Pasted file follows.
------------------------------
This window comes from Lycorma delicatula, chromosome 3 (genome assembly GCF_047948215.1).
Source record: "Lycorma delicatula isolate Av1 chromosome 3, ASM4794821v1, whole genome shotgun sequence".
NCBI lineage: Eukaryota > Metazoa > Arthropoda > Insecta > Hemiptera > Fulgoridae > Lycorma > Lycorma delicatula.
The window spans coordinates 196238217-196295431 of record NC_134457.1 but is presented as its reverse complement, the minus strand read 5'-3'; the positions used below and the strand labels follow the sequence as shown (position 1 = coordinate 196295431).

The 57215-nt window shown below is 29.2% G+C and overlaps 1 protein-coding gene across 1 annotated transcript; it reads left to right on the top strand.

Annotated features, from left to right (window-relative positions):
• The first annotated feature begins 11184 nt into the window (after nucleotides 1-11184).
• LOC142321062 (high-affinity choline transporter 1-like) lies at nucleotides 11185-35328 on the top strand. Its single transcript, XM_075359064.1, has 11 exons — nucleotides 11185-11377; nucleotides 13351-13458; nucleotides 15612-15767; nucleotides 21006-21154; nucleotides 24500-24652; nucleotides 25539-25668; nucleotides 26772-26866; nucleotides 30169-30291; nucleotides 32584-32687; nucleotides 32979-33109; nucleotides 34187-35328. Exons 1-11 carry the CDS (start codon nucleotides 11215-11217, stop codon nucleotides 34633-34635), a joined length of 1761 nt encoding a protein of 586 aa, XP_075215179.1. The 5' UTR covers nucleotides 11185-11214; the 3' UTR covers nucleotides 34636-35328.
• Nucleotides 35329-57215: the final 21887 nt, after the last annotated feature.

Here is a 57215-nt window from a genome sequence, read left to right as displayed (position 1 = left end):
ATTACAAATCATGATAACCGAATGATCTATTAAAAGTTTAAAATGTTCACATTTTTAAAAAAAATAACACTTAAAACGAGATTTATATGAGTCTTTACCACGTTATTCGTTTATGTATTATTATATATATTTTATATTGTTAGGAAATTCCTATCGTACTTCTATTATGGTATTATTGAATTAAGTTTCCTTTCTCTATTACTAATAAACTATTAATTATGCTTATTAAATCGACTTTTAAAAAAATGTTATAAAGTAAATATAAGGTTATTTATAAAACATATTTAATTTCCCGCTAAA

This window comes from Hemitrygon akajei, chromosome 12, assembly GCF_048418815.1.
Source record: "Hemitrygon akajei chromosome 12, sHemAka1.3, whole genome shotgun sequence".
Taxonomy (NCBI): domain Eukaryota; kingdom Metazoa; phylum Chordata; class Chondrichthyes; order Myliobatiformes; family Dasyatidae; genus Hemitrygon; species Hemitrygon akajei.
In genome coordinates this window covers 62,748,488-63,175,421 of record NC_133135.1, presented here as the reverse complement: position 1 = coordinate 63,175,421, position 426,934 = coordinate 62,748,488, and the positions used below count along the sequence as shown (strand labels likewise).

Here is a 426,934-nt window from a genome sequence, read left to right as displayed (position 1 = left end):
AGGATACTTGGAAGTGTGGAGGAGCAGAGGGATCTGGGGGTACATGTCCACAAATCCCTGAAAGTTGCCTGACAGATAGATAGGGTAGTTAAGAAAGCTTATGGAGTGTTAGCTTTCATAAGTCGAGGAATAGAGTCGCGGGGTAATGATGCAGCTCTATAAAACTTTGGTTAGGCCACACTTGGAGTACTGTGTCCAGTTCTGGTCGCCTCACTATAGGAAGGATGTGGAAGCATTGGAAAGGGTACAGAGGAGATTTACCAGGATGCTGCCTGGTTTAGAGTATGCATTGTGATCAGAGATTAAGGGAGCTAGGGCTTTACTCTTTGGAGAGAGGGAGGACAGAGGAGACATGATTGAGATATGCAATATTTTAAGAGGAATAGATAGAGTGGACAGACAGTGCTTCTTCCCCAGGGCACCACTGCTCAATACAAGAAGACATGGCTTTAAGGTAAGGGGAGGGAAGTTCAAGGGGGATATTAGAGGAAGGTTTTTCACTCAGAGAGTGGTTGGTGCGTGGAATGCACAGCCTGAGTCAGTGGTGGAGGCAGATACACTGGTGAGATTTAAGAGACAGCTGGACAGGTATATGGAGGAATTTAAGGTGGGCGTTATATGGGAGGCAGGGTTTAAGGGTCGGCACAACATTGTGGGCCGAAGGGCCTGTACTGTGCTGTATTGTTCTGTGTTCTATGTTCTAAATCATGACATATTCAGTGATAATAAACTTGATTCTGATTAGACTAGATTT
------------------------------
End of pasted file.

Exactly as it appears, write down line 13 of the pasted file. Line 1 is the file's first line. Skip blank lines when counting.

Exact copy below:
Source record: "Hemitrygon akajei chromosome 12, sHemAka1.3, whole genome shotgun sequence".